Self-development is probably one of the best gifts you can give yourself. For starters, it not only recognizes that there is always something we can improve upon, but it also creates realistic, targeted goals that can help you improve on anything from health and wellbeing, to organization and time management.
As a personal coach, I encourage all my clients to think very carefully as to what they want. Most people come to coaching knowing that they need to do ‘something’, they fill a void; but they often are unable to come to terms with what that is. Most significantly, when I work with individuals wanting to do more or to feel better or to complete some missing piece of their puzzle, just about every single time I realize that they know the answers. They just need a little bit of clarification, support and accountability.
With that clarity on hand, or at least in progress, we always move into a Personal Development Plan or Professional Growth Plan; depending on what area of life they are working on. There are tons of tools out there that can help you map out exactly what you want, what you need and how to get there. Today I want to talk for a little bit about what elements are important when creating a personal or professional plan for improvement.
“Ongoing personal development is the realization that we are never fully completed. We are all beautiful works in progress. The development piece comes as a tool to shape and to mold any areas that we are not fully satisfied with”
There are a couple of important points to make here. For starters, personal or professional development can occur independently. That is, if you are disciplined enough you have tons of information and materials at your finger tips. The library and the internet, make the research part very simple and user friendly. The other point is that while you are seeking improvement in one area, you will likely see a ripple effect of changes in other areas of life. Conversely, you may decide that you need help in creating a plan. Perhaps, you are not motivated enough at this time, or lack clarity of knowing where to spend your time, energy and money.
If you are ready to create a sustainable, achievable action plan, here are my top 10 Action Tips:
– Take time. The first stage cannot be rushed, take enough time to think about your goals and objectives. If you have a mission or purpose statement for life, it will come handy here, if not no worries just keep a journal of what matters to you the most.
– Prioritize by establishing the areas (typically top 3) that will create the biggest impact, in the least amount of time.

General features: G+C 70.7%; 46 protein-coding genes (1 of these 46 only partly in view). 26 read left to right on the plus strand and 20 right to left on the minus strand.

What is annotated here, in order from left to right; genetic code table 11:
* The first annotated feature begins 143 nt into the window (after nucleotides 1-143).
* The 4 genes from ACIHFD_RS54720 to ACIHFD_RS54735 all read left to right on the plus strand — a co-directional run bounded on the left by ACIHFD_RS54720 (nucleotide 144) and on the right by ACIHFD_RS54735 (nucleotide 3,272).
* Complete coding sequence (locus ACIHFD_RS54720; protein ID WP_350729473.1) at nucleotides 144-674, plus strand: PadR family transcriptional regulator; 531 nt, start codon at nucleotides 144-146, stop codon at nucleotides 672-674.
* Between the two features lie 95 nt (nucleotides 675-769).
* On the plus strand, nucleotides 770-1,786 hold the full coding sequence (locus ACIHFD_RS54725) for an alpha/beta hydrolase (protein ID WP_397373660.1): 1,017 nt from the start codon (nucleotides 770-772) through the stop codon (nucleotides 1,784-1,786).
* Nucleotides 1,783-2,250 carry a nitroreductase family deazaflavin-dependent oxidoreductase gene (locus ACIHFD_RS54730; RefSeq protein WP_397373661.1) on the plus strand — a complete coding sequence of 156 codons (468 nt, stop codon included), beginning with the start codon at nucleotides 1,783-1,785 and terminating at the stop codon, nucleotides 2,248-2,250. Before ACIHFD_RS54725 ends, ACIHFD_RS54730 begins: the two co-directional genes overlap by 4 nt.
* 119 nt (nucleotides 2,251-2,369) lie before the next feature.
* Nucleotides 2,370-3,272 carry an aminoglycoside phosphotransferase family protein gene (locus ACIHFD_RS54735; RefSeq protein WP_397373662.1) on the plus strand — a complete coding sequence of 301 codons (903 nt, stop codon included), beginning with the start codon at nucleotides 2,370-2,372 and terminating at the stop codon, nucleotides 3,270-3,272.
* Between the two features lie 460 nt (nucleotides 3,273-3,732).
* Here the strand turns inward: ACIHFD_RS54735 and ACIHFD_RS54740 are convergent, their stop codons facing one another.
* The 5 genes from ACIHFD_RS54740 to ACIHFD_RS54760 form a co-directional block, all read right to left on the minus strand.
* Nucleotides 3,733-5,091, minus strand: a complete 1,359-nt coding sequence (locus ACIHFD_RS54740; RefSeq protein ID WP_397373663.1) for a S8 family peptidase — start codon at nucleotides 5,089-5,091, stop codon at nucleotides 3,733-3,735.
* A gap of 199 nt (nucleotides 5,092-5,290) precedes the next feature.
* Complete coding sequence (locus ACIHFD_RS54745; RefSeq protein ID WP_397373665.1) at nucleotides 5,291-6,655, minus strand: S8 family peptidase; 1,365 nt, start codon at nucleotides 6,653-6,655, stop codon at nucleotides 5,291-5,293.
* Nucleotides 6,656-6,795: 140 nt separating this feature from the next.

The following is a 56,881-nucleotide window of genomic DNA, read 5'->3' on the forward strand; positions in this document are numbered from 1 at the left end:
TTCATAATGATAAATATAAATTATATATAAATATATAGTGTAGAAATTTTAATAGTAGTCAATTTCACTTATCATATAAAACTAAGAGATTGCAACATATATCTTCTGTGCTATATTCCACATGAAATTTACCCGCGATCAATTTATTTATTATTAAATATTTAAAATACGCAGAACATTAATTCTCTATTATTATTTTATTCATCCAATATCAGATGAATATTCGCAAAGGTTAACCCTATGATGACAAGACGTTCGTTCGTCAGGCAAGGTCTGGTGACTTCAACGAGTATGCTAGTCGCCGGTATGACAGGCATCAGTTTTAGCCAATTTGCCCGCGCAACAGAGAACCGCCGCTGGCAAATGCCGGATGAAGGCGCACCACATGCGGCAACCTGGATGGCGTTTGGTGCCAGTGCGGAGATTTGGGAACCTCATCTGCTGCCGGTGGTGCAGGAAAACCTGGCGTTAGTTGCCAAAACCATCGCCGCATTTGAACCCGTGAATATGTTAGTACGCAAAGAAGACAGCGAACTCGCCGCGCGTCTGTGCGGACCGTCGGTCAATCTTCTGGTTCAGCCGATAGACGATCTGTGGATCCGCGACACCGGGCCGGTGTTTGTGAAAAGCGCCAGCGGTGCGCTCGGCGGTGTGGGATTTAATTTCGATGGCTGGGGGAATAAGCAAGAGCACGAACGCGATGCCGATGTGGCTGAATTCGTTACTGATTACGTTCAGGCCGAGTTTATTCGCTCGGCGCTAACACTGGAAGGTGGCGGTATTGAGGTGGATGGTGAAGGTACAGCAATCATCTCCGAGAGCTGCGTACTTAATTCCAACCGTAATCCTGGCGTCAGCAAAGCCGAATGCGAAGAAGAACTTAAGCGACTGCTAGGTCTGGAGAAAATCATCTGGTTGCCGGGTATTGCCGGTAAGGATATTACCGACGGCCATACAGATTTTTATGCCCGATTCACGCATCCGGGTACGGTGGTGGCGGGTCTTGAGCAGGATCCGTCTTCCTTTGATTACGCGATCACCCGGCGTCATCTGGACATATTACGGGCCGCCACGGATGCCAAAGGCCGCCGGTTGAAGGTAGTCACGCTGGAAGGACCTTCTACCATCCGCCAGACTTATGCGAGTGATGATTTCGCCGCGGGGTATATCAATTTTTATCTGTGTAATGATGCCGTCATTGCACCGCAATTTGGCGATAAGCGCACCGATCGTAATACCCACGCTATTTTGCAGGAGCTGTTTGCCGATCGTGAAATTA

– Identify strengths. Take pride on the things that you do well; they will infuse you with energy to do more of.
– Determine weaknesses. Be realistic. This is not something to be embarrassed about, but in turn you can use your identified strengths to overcome.
– Make commitments. Once you schedule the times to work on your goals, keep with it. If anything gets on the way, write it in your journal. It will be handy later when identifying obstacles.
– Make it your mission. Work on it daily and keep it in your front burner. Make copies, paste them where you can see them. Let it be present in all you do.
– Get feedback and support. Recruit others with good attitude that will support you or that share a common goal. Just be mindful of defeating attitudes, those are contagious.
– Do it anyways. Even if it feels uncomfortable, it is easier to deal with the discomfort than with the feeling of not achieving something you set out to do.
– INNERact: reflect and think about your plan daily. What worked, what didn’t? Journal about it.
– Seek ways to do more of. Once you create a good habit or pattern, or you create an opportunity for new learning or discovery, find ways to transfer that into other experiences. The more you do it, the easier it will become.
In coaching, we use the SMART acronym. SMART goals are Specific, Measurable, Action driven, Realistic and Time-oriented. As you write your goals, make sure they meet the SMART acronym. Anything different becomes too broad, and difficult to measure hence to achieve.
Ultimately, any success of a personal or professional development plan is contingent upon the level of commitment and dedication to the plan. I ask my clients for their ‘integrity scale’ and what I mean by that is how committed are they towards making things happen. How much effort are they placing to achieve the goals they set for themselves. See? What happens often is that we start very gun-ho about plans and goals (I truly believe that we can call plan- the problem comes with the implementation and sustainability of that plan) only to find out that they did not account for barriers that would come their way or they did not consider lack of experience, knowledge, talents necessary to achieve the goals as established.
If you are stuck and do not know how to move forward with your action plan. If you have a void, a blank space and do not know what you need to do to fill it. If there is a gap between your reality and your vision, life coaching might be what you are looking for.
© 2011 Maria Martinez